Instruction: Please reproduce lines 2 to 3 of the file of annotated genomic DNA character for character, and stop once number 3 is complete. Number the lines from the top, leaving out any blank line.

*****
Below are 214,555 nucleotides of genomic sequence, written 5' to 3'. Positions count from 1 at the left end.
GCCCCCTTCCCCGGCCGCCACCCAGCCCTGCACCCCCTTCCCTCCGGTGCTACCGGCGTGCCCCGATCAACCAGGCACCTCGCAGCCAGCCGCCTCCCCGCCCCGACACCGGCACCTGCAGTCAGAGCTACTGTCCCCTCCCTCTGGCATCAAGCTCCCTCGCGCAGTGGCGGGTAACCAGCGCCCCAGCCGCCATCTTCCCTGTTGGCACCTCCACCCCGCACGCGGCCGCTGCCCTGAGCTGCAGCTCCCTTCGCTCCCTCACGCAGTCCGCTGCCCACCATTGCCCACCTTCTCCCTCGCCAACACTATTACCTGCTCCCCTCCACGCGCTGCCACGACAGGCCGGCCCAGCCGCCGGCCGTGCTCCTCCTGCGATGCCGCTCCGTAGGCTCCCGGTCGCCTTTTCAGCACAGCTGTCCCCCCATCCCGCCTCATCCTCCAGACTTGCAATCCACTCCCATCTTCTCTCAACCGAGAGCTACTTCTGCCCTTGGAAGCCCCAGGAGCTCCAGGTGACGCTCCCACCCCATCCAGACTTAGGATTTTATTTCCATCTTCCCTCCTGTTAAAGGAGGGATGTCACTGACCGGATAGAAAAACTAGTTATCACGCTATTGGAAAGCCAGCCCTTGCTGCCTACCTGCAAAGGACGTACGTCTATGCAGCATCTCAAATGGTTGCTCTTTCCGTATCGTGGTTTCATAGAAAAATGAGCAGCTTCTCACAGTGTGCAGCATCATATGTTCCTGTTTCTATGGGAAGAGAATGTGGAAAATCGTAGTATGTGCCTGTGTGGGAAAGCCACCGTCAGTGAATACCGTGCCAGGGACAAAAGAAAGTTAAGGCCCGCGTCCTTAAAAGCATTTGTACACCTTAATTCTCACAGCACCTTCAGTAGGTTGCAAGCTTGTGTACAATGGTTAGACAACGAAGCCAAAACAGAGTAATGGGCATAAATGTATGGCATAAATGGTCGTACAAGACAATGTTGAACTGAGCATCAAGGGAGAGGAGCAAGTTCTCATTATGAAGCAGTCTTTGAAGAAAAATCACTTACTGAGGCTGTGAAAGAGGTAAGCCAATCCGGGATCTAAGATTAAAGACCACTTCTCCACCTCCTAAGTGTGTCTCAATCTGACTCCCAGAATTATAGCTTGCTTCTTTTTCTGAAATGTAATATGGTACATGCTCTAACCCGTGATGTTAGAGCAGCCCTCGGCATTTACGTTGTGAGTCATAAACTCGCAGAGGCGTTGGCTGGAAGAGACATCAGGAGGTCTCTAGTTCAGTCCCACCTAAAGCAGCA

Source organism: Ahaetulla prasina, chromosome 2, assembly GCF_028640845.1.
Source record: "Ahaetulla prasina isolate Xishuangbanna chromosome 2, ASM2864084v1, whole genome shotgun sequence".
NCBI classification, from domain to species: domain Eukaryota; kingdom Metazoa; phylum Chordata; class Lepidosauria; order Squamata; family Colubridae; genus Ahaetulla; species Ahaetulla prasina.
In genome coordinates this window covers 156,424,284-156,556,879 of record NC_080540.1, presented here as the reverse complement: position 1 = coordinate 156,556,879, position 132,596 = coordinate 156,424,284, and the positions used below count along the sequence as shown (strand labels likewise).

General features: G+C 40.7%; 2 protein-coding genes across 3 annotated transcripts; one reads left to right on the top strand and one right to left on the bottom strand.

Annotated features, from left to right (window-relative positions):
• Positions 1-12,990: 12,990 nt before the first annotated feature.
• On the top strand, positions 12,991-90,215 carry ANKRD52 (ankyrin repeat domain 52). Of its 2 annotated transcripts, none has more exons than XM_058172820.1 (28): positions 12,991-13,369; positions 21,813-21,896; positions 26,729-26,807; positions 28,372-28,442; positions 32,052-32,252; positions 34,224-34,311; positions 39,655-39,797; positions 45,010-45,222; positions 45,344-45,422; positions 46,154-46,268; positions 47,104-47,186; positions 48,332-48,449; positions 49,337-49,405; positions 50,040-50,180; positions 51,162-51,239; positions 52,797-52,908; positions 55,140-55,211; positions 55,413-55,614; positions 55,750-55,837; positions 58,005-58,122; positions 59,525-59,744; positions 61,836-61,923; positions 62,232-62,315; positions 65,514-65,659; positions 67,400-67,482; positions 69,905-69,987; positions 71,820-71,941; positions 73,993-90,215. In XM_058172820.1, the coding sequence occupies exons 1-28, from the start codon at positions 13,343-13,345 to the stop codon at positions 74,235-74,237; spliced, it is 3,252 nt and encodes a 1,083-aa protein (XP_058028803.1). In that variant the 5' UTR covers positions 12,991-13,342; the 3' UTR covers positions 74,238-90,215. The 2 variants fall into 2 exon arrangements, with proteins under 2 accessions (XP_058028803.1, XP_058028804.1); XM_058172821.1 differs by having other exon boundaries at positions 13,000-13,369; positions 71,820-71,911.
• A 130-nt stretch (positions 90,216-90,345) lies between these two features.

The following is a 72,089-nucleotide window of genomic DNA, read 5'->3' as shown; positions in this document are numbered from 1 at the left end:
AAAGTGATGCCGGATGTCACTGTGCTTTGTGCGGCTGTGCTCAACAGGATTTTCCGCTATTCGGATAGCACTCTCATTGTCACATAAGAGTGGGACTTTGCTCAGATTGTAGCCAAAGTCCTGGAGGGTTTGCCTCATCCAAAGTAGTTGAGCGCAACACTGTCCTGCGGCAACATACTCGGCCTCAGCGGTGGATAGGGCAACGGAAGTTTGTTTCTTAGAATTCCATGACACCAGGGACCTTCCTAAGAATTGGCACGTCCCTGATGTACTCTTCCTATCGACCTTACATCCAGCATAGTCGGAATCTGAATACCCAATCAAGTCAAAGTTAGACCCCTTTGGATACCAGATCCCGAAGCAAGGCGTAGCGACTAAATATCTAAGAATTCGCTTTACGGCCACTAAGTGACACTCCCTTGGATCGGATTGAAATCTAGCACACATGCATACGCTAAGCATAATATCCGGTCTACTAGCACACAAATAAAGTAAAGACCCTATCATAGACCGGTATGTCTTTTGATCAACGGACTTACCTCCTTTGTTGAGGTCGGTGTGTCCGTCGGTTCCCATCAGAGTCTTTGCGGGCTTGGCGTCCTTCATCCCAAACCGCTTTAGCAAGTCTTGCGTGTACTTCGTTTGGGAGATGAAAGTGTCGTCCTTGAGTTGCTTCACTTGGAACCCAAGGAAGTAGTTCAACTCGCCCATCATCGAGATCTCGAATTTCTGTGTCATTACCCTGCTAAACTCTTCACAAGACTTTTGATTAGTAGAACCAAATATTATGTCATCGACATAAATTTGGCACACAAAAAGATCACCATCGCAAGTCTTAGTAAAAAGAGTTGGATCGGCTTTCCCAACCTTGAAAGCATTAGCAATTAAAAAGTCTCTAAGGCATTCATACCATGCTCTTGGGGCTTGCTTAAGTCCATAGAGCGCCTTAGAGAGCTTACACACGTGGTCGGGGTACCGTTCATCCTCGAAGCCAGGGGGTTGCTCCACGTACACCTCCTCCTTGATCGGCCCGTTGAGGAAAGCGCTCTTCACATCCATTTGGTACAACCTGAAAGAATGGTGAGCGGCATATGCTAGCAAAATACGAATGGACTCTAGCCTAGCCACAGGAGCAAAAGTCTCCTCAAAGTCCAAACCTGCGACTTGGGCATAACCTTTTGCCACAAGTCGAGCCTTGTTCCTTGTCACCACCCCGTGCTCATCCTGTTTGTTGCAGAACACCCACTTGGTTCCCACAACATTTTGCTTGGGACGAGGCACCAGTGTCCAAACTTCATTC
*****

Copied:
GCCCCCTTCCCCGGCCGCCACCCAGCCCTGCACCCCCTTCCCTCCGGTGCTACCGGCGTGCCCCGATCAACCAGGCACCTCGCAGCCAGCCGCCTCCCCGCCCCGACACCGGCACCTGCAGTCAGAGCTACTGTCCCCTCCCTCTGGCATCAAGCTCCCTCGCGCAGTGGCGGGTAACCAGCGCCCCAGCCGCCATCTTCCCTGTTGGCACCTCCACCCCGCACGCGGCCGCTGCCCTGAGCTGCAGCTCCCTTCGCTCCCTCACGCAGTCCGCTGCCCACCATTGCCCACCTTCTCCCTCGCCAACACTATTACCTGCTCCCCTCCACGCGCTGCCACGACAGGCCGGCCCAGCCGCCGGCCGTGCTCCTCCTGCGATGCCGCTCCGTAGGCTCCCGGTCGCCTTTTCAGCACAGCTGTCCCCCCATCCCGCCTCATCCTCCAGACTTGCAATCCACTCCCATCTTCTCTCAACCGAGAGCTACTTCTGCCCTTGGAAGCCCCAGGAGCTCCAGGTGACGCTCCCACCCCATCCAGACTTAGGATTTTATTTCCATCTTCCCTCCTGTTAAAGGAGGGATGTCACTGACCGGATAGAAAAACTAGTTATCACGCTATTGGAAAGCCAGCCCTTGCTGCCTACCTGCAAAGGACGTACGTCTATGCAGCATCTCAAATGGTTGCTCTTTCCGTATCGTGGTTTCATAGAAAAATGAGCAGCTTCTCACAGTGTGCAGCATCATATGTTCCTGTTTCTATGGGAAGAGAATGTGGAAAATCGTAGTATGTGCCTGTGTGGGAAAGCCACCGTCAGTGAATACCGTGCCAGGGACAAAAGAAAGTTAAGGCCCGCGTCCTTAAAAGCATTTGTACACCTTAATTCTCACAGCACCTTCAGTAGGTTGCAAGCTTGTGTACAATGGTTAGACAACGAAGCCAAAACAGAGTAATGGGCATAAATGTATGGCATAAATGGTCGTACAAGACAATGTTGAACTGAGCATCAAGGGAGAGGAGCAAGTTCTCATTATGAAGCAGTCTTTGAAGAAAAATCACTTACTGAGGCTGTGAAAGAGGTAAGCCAATCCGGGATCTAAGATTAAAGACCACTTCTCCACCTCCTAAGTGTGTCTCAATCTGACTCCCAGAATTATAGCTTGCTTCTTTTTCTGAAATGTAATATGGTACATGCTCTAACCCGTGATGTTAGAGCAGCCCTCGGCATTTACGTTGTGAGTCATAAACTCGCAGAGGCGTTGGCTGGAAGAGACATCAGGAGGTCTCTAGTTCAGTCCCACCTAAAGCAGCA

Source organism: Ahaetulla prasina, chromosome 2, assembly GCF_028640845.1.